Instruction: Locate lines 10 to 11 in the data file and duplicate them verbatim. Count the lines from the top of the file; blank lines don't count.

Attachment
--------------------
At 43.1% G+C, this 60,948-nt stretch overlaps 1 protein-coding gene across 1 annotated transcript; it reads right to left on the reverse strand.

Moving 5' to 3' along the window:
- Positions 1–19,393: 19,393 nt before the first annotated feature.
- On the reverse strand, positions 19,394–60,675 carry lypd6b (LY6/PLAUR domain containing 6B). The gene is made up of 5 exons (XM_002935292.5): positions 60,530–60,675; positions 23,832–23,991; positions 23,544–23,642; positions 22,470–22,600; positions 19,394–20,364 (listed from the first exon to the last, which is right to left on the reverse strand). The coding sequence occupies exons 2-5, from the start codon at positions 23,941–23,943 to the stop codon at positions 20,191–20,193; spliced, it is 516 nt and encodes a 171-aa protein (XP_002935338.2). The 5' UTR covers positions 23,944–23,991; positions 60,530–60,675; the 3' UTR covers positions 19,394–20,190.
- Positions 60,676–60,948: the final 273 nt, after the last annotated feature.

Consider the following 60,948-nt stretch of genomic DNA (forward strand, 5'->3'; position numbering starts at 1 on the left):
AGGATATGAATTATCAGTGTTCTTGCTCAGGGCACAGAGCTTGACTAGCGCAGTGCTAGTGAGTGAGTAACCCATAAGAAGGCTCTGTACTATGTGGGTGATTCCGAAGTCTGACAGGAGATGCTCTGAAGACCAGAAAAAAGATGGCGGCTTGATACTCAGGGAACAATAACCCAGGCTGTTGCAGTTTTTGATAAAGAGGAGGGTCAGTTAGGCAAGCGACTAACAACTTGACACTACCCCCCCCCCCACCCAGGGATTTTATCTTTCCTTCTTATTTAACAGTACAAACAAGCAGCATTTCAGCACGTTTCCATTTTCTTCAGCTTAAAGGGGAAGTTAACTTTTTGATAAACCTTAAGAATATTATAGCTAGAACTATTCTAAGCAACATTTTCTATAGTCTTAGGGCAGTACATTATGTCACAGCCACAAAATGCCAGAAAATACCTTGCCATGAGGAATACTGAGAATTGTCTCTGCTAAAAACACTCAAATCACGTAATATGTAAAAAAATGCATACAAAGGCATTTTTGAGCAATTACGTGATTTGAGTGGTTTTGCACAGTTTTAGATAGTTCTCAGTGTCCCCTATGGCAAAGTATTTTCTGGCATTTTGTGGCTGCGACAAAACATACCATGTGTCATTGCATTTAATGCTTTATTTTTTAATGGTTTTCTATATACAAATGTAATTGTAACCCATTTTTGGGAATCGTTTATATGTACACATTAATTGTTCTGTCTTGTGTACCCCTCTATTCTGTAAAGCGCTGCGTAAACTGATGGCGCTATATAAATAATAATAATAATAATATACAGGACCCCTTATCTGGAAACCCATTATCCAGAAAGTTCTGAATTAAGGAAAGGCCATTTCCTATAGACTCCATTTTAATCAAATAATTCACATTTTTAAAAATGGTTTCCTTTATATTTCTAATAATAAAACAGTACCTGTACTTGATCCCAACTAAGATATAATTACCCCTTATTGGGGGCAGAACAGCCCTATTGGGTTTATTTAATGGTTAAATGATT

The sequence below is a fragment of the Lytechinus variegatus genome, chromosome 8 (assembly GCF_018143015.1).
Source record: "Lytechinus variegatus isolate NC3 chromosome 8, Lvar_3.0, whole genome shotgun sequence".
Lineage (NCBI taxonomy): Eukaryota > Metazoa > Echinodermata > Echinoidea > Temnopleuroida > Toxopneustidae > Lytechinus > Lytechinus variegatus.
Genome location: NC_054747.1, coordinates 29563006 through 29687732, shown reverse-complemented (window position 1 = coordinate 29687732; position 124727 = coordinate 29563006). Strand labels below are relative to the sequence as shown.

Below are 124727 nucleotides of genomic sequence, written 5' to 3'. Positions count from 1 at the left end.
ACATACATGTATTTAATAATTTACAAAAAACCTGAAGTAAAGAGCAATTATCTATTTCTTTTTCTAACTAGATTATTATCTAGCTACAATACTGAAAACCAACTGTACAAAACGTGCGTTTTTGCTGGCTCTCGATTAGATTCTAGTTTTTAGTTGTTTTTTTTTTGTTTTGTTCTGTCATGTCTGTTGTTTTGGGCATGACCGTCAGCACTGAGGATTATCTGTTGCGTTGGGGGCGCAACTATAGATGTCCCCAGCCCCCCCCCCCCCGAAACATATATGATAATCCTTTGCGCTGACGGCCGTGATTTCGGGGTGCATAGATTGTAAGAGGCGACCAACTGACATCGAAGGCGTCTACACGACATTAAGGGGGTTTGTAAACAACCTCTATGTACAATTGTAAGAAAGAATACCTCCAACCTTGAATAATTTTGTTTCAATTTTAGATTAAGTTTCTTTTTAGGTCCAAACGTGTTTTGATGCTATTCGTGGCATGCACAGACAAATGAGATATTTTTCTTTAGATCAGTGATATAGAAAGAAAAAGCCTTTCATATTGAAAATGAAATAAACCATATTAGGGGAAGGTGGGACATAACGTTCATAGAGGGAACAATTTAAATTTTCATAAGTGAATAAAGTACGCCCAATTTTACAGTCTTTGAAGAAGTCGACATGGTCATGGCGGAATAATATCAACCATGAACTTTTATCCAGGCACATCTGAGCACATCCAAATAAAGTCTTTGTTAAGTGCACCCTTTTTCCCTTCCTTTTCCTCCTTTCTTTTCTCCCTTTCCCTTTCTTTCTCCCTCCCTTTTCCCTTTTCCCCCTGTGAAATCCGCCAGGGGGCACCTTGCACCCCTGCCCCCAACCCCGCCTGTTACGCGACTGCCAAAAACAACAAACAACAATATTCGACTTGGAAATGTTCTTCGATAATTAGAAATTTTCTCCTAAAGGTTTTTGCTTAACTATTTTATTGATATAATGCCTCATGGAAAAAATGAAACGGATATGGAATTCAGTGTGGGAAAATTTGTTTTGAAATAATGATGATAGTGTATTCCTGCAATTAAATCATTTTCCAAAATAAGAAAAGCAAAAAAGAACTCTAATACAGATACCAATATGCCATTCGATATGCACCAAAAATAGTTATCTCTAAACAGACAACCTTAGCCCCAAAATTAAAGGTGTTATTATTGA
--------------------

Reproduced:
Lineage (NCBI taxonomy): Eukaryota > Metazoa > Echinodermata > Echinoidea > Temnopleuroida > Toxopneustidae > Lytechinus > Lytechinus variegatus.
Genome location: NC_054747.1, coordinates 29563006 through 29687732, shown reverse-complemented (window position 1 = coordinate 29687732; position 124727 = coordinate 29563006). Strand labels below are relative to the sequence as shown.